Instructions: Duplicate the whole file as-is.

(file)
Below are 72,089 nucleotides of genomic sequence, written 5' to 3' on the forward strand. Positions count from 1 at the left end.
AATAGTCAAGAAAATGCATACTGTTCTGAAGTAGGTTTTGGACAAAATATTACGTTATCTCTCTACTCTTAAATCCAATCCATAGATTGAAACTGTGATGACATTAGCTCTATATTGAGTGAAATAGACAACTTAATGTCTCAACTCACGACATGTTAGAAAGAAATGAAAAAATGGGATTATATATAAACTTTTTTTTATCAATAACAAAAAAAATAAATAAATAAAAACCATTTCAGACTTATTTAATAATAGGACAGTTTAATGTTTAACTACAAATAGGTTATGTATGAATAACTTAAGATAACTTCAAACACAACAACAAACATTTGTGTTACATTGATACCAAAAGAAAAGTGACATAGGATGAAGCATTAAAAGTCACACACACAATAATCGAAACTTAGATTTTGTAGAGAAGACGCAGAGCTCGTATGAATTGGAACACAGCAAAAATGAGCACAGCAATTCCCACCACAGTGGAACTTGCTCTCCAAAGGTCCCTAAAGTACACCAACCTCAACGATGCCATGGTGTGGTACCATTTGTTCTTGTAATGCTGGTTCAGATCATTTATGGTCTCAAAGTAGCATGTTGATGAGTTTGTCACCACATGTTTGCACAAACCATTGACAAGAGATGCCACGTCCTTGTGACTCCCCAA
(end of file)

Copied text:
Below are 72,089 nucleotides of genomic sequence, written 5' to 3' on the forward strand. Positions count from 1 at the left end.
AATAGTCAAGAAAATGCATACTGTTCTGAAGTAGGTTTTGGACAAAATATTACGTTATCTCTCTACTCTTAAATCCAATCCATAGATTGAAACTGTGATGACATTAGCTCTATATTGAGTGAAATAGACAACTTAATGTCTCAACTCACGACATGTTAGAAAGAAATGAAAAAATGGGATTATATATAAACTTTTTTTTATCAATAACAAAAAAAATAAATAAATAAAAACCATTTCAGACTTATTTAATAATAGGACAGTTTAATGTTTAACTACAAATAGGTTATGTATGAATAACTTAAGATAACTTCAAACACAACAACAAACATTTGTGTTACATTGATACCAAAAGAAAAGTGACATAGGATGAAGCATTAAAAGTCACACACACAATAATCGAAACTTAGATTTTGTAGAGAAGACGCAGAGCTCGTATGAATTGGAACACAGCAAAAATGAGCACAGCAATTCCCACCACAGTGGAACTTGCTCTCCAAAGGTCCCTAAAGTACACCAACCTCAACGATGCCATGGTGTGGTACCATTTGTTCTTGTAATGCTGGTTCAGATCATTTATGGTCTCAAAGTAGCATGTTGATGAGTTTGTCACCACATGTTTGCACAAACCATTGACAAGAGATGCCACGTCCTTGTGACTCCCCAA